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We are leading the way with cleaner, greener waste disposal

Column by Coun Martin Hill, leader of Lincolnshire County Council

Climate change continues to be a major concern nationally and internationally.

With this in mind, I am proud of our record in this county of being at the forefront of cleaner ways of dealing with household waste.

To emphasise our commitment, our Energy from Waste plant is the largest capital project the county council has ever funded.

September sees the plant processing its millionth tonne of waste since it opened in North Hykeham in 2013.

This tremendous milestone is a good opportunity to reflect on what we have achieved over the six years it has been operating – reducing the amount of rubbish going to landfill by a mammoth 93 per cent.

When it opened this was the biggest change ever to waste disposal in the county but because it was so seamless many people haven’t realised the major transformation that has taken place.

Locally, we now take for granted this cleaner and more efficient way of doing things which has reduced the need for using smelly and noisy landfill sites.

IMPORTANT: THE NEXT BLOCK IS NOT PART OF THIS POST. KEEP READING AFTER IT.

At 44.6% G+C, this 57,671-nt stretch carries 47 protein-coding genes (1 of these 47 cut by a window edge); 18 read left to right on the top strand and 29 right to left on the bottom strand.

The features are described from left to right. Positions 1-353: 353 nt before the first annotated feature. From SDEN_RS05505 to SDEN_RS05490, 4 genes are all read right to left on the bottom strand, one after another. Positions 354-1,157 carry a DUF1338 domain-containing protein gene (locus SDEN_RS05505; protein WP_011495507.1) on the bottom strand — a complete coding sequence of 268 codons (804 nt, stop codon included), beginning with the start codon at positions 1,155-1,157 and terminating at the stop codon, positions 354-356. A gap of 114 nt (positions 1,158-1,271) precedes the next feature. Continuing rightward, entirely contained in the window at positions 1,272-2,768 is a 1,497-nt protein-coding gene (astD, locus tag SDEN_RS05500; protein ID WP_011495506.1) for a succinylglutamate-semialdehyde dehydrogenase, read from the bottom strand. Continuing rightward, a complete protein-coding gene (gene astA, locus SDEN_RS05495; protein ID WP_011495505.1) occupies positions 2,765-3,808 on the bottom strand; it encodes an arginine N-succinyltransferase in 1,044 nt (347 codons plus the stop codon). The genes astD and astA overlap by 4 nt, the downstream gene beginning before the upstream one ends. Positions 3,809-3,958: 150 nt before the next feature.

The facility features state-of-the-art flue gas cleaning and emission monitoring systems and incorporates modern and reliable technology which exceeds the Environment Agency’s standards.

It’s great to think that the waste we are processing is going to good use by being converted into 554,000 MWh of energy for the National Grid, enough to power 29,000 homes across the county. This is a major success in reducing the need for traditional carbon-emitting fossil fuels.

In addition to the energy produced, the waste treatment process has also produced around 215,000 tonnes of incinerator bottom ash. This material contains metal which can be extracted and aggregate which can be used in the construction of roads.

Over the lifetime of the 25 year contract that Lincolnshire County Council has with partners FCC Environment who run the plant, we will save around £30 million for local council taxpayers. This is by drastically cutting the waste which would have otherwise gone to landfill from 180,000 tonnes a year to just 12,000 tonnes.

If you would like to see how the plant works for yourself, it has a fully-equipped visitor centre that is open to groups on pre-booked trips.

Find out how the site works through interactive displays, learn about recycling, the re-use of materials and wider resource management issues.

To book a visit, see lincolnshire.fccenvironment.co.uk

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